BI (business intelligence)is the ability to analyze data. Thanks to artificial intelligence, users are able to utilize the available information in order to improve their decision-making. This ability to analyze information is particularly essential for managers, enabling them to better understand their environment and, from there, be more strategic when planning courses of action for their company.
However, it is not easy to choose the right tools for analysis and, in turn, decision-support, as there are increasingly more data exploration tools available. These data exploration tools are not helpful in decision-making.
To better understand the difference between an data exploration tool and a decision-making tool, I’ve developed this analogy.
Imagine that you want to write a story, and you have the choice of being aided by either a dictionary or a manual that instructs you specifically on how to write.
Your goal is to use the most appropriate tool to help you write your story, but also the tool that will allow you to write your story as quickly as possible. In order to be able to choose the right tool, you must analyze the characteristics of each.
Though a dictionary would give you an incredibly in-depth understanding of what you were writing, can you imagine the time it would take to look up each word, compared to the speed with which you would write the same story with the help of a specialized manual instead?
My advice: don’t get lost in an unnecessarily complex dictionary that does not actually give you practical advice on how to write your story. Read a simple and clear manual to guide you to the path that will have you reach your goals as quickly as possible.
In conclusion, you do not need a tool that will make you an expert analyst of your data. Constantly performing complicated in-depth analyses of your data is unrealistic, and impossibly impractical courses of action do nothing to help you reduce the risk of your business.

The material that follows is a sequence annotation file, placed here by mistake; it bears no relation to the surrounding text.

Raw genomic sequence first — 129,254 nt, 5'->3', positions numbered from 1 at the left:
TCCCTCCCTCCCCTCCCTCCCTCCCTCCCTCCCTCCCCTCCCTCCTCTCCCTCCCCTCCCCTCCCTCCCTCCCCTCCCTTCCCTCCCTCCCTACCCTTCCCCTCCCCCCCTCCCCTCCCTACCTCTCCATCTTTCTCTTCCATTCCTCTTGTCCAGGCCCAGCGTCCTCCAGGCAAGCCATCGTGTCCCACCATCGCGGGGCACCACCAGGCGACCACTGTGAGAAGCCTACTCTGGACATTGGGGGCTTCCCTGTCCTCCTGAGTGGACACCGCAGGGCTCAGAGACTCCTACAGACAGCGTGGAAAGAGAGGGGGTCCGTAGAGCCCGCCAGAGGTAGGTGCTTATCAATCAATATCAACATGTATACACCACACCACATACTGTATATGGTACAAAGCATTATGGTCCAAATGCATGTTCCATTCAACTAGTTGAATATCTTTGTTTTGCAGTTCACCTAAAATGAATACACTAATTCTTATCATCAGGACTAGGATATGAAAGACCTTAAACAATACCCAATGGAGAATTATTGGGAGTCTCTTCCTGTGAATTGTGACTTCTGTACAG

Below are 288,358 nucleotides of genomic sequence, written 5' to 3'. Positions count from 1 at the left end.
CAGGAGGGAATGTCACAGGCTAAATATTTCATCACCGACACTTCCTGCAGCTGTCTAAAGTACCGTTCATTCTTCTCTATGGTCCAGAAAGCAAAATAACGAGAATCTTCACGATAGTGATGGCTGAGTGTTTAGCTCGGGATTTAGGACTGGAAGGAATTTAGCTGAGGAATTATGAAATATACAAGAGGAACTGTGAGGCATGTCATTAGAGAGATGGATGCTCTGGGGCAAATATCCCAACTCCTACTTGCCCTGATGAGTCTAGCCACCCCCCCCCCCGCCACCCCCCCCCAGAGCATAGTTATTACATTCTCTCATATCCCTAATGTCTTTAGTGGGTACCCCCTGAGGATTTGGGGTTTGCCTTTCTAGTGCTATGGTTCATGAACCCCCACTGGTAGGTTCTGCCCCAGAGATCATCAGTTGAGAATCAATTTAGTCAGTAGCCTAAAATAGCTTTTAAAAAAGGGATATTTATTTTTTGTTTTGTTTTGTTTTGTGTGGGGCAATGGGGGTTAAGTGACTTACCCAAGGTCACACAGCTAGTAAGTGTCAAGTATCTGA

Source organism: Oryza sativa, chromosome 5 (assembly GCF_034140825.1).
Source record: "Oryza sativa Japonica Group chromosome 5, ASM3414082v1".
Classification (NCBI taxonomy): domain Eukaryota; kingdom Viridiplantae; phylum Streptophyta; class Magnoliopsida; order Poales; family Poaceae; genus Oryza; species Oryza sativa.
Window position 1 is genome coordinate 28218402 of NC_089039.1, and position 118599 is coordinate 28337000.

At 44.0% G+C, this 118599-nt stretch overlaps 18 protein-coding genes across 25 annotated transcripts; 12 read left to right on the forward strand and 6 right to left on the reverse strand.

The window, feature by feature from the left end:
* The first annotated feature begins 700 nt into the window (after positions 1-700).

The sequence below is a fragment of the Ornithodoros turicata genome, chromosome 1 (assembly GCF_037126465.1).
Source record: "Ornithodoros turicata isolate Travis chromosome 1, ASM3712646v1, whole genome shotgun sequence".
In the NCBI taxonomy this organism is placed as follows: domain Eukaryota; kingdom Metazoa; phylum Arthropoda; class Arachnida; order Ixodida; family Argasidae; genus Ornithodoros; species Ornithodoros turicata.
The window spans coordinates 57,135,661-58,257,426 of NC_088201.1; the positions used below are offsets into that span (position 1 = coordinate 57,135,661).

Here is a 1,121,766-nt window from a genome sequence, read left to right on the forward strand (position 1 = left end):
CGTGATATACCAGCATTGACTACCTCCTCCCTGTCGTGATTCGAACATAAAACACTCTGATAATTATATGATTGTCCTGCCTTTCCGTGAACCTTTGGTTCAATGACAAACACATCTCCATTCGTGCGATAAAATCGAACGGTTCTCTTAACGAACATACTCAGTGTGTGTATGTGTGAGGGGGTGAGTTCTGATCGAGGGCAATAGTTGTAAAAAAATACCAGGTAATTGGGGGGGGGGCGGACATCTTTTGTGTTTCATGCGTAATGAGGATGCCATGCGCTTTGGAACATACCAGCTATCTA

Good decisions are no longer good decisions when they arrive late and the deadline for acting has passed. You need to make sure your data speaks to you in real time, when you need it to; only now can you achieve your goals and ensure the sustainability of your business and plan for the future.
What will you choose? Dictionary or manual?
A study by Deloitte shows that data analysis is the key factor in making better decisions (49%). See image below.
The same study also shows that 49% of companies say that the technology they currently use to make their sales forecasts is not sophisticated enough to provide predictive information. See image below.
The complexity of information and resulting changes in practice are developing with increasing speed, due to the incredible pace of technological advances. It is therefore necessary to adapt quickly and equip ourselves with tools that will enable us to make better decisions.
We now understand that we need a set of technologies and tools to transform:
1) Data into information;
2) Information into knowledge;
3) Knowledge into strategies that lead to better decisions for our companies.
This first step in the commercial use of data is complemented by software capable of making recommendations and suggesting decisions based on that data. This is called prescriptive analytics.
Below is an important schema that perfectly describes the long road that leads to a discerning application of AI in business.
I hope this article has been informative and helps you better understand why skillful data management is critical to your business.
However, as life is made of decisions, having to decide which decision-making tool suits your company best is another puzzle in itself.
I will go deeper into the various decision-support tools in a future article.
Feel free to share any thoughts that may enrich this article. It would be my pleasure to hear what you have to say.
Virginia Ene | firstname.lastname@example.org
(Translated by Courtney Hinz)